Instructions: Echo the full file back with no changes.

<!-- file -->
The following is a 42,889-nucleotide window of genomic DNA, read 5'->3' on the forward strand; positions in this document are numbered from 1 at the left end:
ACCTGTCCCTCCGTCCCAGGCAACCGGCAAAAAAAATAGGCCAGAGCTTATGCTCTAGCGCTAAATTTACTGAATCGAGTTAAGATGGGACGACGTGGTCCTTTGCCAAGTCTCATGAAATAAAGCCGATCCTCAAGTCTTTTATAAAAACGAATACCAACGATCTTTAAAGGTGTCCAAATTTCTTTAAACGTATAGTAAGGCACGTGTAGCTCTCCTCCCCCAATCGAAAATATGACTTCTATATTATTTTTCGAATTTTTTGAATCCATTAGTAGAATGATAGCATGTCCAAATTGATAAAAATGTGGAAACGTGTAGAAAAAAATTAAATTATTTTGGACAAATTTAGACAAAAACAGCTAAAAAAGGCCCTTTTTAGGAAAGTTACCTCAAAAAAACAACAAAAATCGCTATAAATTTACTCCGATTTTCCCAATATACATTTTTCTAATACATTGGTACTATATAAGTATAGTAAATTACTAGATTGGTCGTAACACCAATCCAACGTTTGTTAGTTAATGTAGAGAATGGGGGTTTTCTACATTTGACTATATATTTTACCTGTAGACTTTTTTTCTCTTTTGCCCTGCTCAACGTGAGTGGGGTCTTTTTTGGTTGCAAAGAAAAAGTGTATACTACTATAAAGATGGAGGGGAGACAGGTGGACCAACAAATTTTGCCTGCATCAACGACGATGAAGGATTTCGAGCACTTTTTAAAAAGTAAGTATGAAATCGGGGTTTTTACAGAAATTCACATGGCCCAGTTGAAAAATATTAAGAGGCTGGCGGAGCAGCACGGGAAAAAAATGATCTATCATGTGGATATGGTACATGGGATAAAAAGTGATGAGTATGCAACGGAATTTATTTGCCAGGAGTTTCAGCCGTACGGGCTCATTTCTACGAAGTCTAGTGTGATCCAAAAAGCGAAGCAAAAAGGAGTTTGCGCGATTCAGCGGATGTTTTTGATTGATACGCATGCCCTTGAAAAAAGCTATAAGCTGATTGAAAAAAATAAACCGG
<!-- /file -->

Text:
The following is a 42,889-nucleotide window of genomic DNA, read 5'->3' on the forward strand; positions in this document are numbered from 1 at the left end:
ACCTGTCCCTCCGTCCCAGGCAACCGGCAAAAAAAATAGGCCAGAGCTTATGCTCTAGCGCTAAATTTACTGAATCGAGTTAAGATGGGACGACGTGGTCCTTTGCCAAGTCTCATGAAATAAAGCCGATCCTCAAGTCTTTTATAAAAACGAATACCAACGATCTTTAAAGGTGTCCAAATTTCTTTAAACGTATAGTAAGGCACGTGTAGCTCTCCTCCCCCAATCGAAAATATGACTTCTATATTATTTTTCGAATTTTTTGAATCCATTAGTAGAATGATAGCATGTCCAAATTGATAAAAATGTGGAAACGTGTAGAAAAAAATTAAATTATTTTGGACAAATTTAGACAAAAACAGCTAAAAAAGGCCCTTTTTAGGAAAGTTACCTCAAAAAAACAACAAAAATCGCTATAAATTTACTCCGATTTTCCCAATATACATTTTTCTAATACATTGGTACTATATAAGTATAGTAAATTACTAGATTGGTCGTAACACCAATCCAACGTTTGTTAGTTAATGTAGAGAATGGGGGTTTTCTACATTTGACTATATATTTTACCTGTAGACTTTTTTTCTCTTTTGCCCTGCTCAACGTGAGTGGGGTCTTTTTTGGTTGCAAAGAAAAAGTGTATACTACTATAAAGATGGAGGGGAGACAGGTGGACCAACAAATTTTGCCTGCATCAACGACGATGAAGGATTTCGAGCACTTTTTAAAAAGTAAGTATGAAATCGGGGTTTTTACAGAAATTCACATGGCCCAGTTGAAAAATATTAAGAGGCTGGCGGAGCAGCACGGGAAAAAAATGATCTATCATGTGGATATGGTACATGGGATAAAAAGTGATGAGTATGCAACGGAATTTATTTGCCAGGAGTTTCAGCCGTACGGGCTCATTTCTACGAAGTCTAGTGTGATCCAAAAAGCGAAGCAAAAAGGAGTTTGCGCGATTCAGCGGATGTTTTTGATTGATACGCATGCCCTTGAAAAAAGCTATAAGCTGATTGAAAAAAATAAACCGG